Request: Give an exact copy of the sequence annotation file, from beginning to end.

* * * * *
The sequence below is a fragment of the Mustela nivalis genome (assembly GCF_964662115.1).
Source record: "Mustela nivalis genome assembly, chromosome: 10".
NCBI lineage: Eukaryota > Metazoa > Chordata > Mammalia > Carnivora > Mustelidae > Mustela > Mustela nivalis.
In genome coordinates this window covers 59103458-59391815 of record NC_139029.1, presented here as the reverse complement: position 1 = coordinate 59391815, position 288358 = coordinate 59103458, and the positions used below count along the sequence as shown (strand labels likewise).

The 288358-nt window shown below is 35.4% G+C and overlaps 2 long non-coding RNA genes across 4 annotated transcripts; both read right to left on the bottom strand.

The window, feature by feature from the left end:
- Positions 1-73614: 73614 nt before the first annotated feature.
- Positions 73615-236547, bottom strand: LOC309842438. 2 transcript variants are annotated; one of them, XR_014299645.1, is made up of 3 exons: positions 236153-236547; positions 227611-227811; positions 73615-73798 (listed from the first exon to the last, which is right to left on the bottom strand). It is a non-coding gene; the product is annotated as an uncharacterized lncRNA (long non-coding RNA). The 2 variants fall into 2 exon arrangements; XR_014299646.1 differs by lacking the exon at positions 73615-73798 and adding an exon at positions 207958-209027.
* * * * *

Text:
The sequence below is a fragment of the Mustela nivalis genome (assembly GCF_964662115.1).
Source record: "Mustela nivalis genome assembly, chromosome: 10".
NCBI lineage: Eukaryota > Metazoa > Chordata > Mammalia > Carnivora > Mustelidae > Mustela > Mustela nivalis.
In genome coordinates this window covers 59103458-59391815 of record NC_139029.1, presented here as the reverse complement: position 1 = coordinate 59391815, position 288358 = coordinate 59103458, and the positions used below count along the sequence as shown (strand labels likewise).

The 288358-nt window shown below is 35.4% G+C and overlaps 2 long non-coding RNA genes across 4 annotated transcripts; both read right to left on the bottom strand.

The window, feature by feature from the left end:
- Positions 1-73614: 73614 nt before the first annotated feature.
- Positions 73615-236547, bottom strand: LOC309842438. 2 transcript variants are annotated; one of them, XR_014299645.1, is made up of 3 exons: positions 236153-236547; positions 227611-227811; positions 73615-73798 (listed from the first exon to the last, which is right to left on the bottom strand). It is a non-coding gene; the product is annotated as an uncharacterized lncRNA (long non-coding RNA). The 2 variants fall into 2 exon arrangements; XR_014299646.1 differs by lacking the exon at positions 73615-73798 and adding an exon at positions 207958-209027.